Kill Chain: Drones and the Rise of High-Tech Assassins explores a subject of deep and enduring fascination, assassination by drones. It is a page-turning narrative on the history of drone warfare by Andrew Cockburn, the acclaimed author of Rumsfeld, exploring how this practice emerged, who made it happen, and the real consequences of targeted killing.
Yet few understand how and why the use of drones has become America’s principal way of waging
war. Kill Chain uncovers the real and extraordinary story; its origins in long-buried secret programs, the breakthroughs that made drone operations possible, the ways in which the technology works and, despite official claims, does not work.
Taking the reader inside the well-guarded world of national security, the book reveals the powerful interests – military, CIA and corporate – that have led the drive to kill individuals by remote control. Most importantly of all, the book describes what has really happened when the theories underpinning the strategy — and the multi-billion dollar contracts they spawn — have been put to the test.
In its review of Kill Chain, The Washington Post
reports that in 2009, President Obama ramped up the use of “killer drones” as a mainstay of U.S. counter terrorism policy. Since 9/11 and primarily under Obama, more than 500 drone strikes have killed nearly 4,000 individuals both in hot war zones, such as Iraq and Afghanistan, and in countries containing terrorist havens — including Pakistan, Yemen and Somalia.
“For years, critics have railed against the injustice and capriciousness of killer drones, citing the lack of due process in selecting targets, the collateral civilian casualties that invariably accompany the strikes, and the backlash from the growing numbers of families and communities that have been radicalized by experiencing the strikes. But beyond these tangible consequences, the combination of technology and the policy of targeted killing has challenged some of the more basic ways in which human beings and political powers exist in relationship to one another.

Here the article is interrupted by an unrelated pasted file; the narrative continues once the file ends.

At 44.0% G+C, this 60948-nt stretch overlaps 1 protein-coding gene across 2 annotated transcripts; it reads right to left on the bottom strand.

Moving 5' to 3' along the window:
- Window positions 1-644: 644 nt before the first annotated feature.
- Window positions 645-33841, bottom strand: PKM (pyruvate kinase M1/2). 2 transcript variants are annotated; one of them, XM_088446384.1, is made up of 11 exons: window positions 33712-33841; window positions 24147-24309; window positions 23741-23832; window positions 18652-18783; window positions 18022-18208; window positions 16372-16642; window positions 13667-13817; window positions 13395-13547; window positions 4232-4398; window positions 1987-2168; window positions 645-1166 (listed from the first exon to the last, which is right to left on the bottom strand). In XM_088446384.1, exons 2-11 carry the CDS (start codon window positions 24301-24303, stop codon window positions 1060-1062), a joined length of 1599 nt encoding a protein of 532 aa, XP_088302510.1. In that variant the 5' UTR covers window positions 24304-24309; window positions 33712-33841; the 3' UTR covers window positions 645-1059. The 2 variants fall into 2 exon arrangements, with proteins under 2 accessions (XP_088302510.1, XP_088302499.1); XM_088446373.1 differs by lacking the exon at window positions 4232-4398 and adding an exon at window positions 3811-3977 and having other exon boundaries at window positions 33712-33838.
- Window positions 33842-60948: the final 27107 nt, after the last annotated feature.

“According to Andrew Cockburn’s Kill Chain, the problems with drone warfare only begin with the pitiful ratio of terrorists killed to civilian casualties. Cockburn pulls back the camera to provide a wider historical perspective, setting the policy of targeted killing via drones within the larger context of the American military-industrial complex. From the repeated failures of the stealth bombing campaigns in the Kosovo and Vietnam wars, to the way in which the drug wars stepped in to perpetuate the security bureaucracy of the Cold War, Cockburn sees America’s killer drone policy as the culmination of a historical pattern of lies, deception and greed in the deployment of lethal military force around the world. Failing miserably to achieve the country’s stated goal of enhanced security, according to Cockburn, the policy simultaneously undermined the democratic process.”
Andrew Cockburn is the Washington Editor of Harper’s magazine and the author of many articles and books on national security, including the New York Times Editor’s Choice Rumsfeld and The Threat, which destroyed the myth of Soviet military superiority underpinning the Cold War. He is a regular opinion contributor to the Los Angeles Times and has written for, among others, the New York Times, National Geographic and the London Review of Books